CLEARWATER — A proposed new agreement between the city and Ruth Eckerd Hall would require taxpayers to pick up most of the tab for Ruth Eckerd's renovation and expansion of the Capitol Theatre downtown.
About $10 million of the vintage theater's $13 million purchase and renovation would be paid for by the city, the proposal shows, shifting the bulk of the bill from private to public funds.
Presented to the City Council Monday, the agreement shrinks Ruth Eckerd's Capitol tab to $3 million.
The city, which spent $2.4 million to buy the property, had already committed to spending $3.8 million on the renovations. The proposed agreement provides another $4 million in city reserve funds for renovations.
"The city is anxious to get the Capitol Theatre renovated and back in operation," said Assistant City Manager Rod Irwin. "We're ultimately responsible to see we have a first-rate facility."
The new $4 million the city would contribute would otherwise go toward improvements to the Marcia P. Hoffman Institute at Ruth Eckerd Hall. Instead, Ruth Eckerd Hall would be responsible for funding that project.
The reserves the city used would later be replenished from Penny for Pinellas sales tax collections.
If the agreement is approved, the city will pay three out of every four dollars spent on the Capitol's renovation and will remain on the hook for major repairs at the 91-year-old theater on Cleveland Street. Ruth Eckerd, which manages the Capitol, will keep all theater revenue.
The $4 million bump, officials said, will help speed up work on the old opera house, which city leaders call the best hope for invigorating downtown.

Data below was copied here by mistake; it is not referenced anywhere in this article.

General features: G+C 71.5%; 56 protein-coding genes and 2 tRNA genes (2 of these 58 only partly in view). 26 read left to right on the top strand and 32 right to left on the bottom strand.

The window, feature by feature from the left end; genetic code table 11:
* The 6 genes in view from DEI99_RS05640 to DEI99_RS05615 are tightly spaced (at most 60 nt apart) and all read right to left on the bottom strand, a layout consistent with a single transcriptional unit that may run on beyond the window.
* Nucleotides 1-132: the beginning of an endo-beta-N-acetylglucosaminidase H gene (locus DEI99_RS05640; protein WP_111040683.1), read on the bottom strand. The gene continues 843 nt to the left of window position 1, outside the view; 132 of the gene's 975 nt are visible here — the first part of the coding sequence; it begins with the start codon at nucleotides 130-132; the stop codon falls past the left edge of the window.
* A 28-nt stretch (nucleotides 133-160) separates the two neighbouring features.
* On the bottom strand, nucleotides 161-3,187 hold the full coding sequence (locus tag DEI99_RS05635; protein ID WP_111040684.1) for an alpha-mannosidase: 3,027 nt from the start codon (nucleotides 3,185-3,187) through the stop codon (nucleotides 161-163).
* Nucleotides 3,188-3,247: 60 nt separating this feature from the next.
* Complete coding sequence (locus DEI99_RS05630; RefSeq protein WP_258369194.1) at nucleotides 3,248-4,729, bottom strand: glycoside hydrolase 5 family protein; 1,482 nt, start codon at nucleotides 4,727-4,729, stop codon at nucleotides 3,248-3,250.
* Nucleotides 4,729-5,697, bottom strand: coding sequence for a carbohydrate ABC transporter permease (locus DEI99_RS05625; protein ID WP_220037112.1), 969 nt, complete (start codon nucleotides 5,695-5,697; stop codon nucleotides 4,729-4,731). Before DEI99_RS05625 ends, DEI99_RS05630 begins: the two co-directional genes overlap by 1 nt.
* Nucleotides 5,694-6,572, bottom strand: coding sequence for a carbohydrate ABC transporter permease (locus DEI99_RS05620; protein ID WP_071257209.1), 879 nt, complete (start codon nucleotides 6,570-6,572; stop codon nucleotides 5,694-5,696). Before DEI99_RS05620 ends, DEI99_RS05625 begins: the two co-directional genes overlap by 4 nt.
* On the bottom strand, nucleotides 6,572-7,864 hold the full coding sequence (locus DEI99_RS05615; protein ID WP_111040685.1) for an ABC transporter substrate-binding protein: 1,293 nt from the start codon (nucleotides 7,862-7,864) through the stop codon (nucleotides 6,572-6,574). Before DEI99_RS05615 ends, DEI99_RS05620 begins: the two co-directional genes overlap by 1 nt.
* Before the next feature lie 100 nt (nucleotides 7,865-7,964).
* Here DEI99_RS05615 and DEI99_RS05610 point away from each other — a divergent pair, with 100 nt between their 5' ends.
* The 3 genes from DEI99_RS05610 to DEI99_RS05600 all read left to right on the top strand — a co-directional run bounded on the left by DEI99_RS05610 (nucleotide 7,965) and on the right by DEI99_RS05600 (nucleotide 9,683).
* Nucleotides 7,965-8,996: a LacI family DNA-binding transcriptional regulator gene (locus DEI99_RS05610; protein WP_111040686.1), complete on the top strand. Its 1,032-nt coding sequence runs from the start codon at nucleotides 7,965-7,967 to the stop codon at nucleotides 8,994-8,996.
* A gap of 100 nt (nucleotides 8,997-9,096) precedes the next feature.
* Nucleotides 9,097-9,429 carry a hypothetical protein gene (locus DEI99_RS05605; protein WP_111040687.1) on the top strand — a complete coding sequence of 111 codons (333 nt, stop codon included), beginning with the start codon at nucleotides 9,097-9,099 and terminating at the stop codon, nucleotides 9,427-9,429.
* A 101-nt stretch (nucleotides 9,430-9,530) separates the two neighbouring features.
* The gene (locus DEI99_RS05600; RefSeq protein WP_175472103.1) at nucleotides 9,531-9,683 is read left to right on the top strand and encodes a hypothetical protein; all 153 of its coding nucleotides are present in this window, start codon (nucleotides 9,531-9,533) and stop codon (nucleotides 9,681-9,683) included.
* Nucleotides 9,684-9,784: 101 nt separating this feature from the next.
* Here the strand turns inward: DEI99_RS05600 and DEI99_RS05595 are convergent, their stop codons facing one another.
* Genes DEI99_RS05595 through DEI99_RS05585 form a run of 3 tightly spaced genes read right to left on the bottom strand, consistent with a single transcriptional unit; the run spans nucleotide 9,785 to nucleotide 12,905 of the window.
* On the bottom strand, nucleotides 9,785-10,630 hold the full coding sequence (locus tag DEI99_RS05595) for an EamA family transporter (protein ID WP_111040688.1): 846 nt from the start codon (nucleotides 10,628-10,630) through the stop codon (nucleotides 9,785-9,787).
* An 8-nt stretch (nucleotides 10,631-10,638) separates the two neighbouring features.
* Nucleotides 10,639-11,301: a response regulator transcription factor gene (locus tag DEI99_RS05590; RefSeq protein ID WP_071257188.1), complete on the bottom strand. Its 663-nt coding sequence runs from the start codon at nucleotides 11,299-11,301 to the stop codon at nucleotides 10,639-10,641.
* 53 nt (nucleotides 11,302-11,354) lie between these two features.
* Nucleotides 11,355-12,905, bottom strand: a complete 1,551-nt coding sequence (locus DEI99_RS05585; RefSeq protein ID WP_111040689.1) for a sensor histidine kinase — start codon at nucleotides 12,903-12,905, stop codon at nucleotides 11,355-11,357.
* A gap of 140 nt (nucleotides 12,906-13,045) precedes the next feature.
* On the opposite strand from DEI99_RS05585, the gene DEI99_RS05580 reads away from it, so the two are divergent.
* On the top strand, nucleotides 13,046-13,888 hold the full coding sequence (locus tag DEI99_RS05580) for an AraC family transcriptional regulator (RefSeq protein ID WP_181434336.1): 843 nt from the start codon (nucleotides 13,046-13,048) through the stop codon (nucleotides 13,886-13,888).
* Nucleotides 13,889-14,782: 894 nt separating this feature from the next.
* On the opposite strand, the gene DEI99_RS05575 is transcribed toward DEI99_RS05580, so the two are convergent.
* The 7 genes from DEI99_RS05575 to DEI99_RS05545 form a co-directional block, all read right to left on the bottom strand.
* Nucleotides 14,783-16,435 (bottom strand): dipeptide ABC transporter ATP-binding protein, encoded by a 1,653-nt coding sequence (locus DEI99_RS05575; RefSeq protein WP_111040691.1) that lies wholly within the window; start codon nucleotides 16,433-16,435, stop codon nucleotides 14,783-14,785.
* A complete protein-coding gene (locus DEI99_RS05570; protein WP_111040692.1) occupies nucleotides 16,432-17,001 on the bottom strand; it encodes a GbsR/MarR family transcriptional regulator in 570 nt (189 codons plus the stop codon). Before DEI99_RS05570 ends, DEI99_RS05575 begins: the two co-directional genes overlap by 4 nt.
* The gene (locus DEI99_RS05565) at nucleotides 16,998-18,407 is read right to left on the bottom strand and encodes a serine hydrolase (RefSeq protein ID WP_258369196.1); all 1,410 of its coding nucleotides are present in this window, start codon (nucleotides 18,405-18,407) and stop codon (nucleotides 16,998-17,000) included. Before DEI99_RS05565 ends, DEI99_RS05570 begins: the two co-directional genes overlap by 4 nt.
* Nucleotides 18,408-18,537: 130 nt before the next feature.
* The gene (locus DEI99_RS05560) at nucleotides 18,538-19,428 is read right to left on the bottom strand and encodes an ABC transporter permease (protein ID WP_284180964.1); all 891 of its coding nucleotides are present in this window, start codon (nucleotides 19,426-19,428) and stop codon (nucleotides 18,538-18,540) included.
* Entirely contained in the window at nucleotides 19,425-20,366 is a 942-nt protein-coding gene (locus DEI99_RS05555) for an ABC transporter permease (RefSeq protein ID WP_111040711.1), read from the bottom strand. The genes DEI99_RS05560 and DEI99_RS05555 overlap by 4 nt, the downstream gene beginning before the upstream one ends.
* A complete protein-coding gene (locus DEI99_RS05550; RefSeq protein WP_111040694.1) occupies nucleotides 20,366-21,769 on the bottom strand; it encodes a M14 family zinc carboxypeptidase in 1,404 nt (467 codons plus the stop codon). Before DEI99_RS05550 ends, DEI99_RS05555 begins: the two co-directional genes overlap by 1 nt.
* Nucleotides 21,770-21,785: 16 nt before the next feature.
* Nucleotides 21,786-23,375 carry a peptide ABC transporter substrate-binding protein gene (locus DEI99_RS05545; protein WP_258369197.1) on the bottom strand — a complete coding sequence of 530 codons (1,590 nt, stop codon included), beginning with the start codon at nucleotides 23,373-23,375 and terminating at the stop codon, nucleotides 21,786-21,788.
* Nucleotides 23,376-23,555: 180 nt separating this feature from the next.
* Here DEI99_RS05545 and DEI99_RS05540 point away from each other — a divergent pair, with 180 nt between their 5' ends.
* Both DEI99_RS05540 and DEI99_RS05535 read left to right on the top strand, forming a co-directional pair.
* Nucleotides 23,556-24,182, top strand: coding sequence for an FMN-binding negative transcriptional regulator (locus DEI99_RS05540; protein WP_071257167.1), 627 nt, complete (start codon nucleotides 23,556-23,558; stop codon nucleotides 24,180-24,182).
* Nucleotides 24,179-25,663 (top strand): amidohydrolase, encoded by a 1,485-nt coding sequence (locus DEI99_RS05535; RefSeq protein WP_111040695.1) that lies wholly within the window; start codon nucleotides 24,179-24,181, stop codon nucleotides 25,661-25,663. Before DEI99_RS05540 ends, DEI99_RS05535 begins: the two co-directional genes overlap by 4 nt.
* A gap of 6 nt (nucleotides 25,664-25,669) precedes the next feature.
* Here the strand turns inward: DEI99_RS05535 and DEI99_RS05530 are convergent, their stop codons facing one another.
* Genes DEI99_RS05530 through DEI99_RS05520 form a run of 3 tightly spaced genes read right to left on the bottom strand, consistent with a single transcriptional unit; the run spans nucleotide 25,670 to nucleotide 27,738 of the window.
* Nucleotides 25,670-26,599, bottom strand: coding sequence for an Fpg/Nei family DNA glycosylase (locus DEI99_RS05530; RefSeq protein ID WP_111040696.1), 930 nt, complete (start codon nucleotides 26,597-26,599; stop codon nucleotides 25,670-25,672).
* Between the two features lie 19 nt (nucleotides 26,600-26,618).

"There's no sense in running two large projects at one time," council member Paul Gibson said Tuesday. "This investment is exactly where we'd like it to be made."
The council will likely approve the new agreement Thursday. Construction is expected to begin by the end of the year, Irwin said, with a grand opening likely by late next year.
The renovated Capitol will grow from about 450 to 700 seats, with new chorus rooms, VIP boxes and a private suite, blueprints show.
At 20,000 square feet, the theater will double in size, built out into a back alley and two adjoining properties. Ruth Eckerd Hall has asked to rescind the theater's local historic designation and will submit new exterior and interior designs in the coming months.
The new agreement includes expanding the Capitol eastward into a building now rented by the Blue Dahlia Marketplace, a clothing and furniture boutique opened in 2010.
Ruth Eckerd is under contract to buy that land, at 409 Cleveland St., and sell it later to the city. The 13-foot-wide property sold for $635,000 in 2006. The county now values it at about $165,000.
Though the city sees the Capitol as a potential cure for downtown's ills, tending to it has not come cheap. The city also pays Ruth Eckerd $148,000 a year to underwrite at least 100 performances a year.
Ruth Eckerd has struggled to fulfill its original pledge of an $8 million Capitol fundraising drive. Under the new agreement, Ruth Eckerd would be responsible for opening a $3 million Capitol endowment fund, covering any construction overruns, and handling programming, equipment and basic wear and tear.
The council on Monday considered seeking a guarantee that Ruth Eckerd would pay its share, but ultimately backed off. Council member Gibson said, "We're going to be counting on you to raise the money you promised us you're going to raise."
Added Mayor George Cretekos, "I'm excited about it, but I've got this little cloud that's hanging over me. I don't want, a year from now, not having that money there and us having a completed building. It would be awkward."
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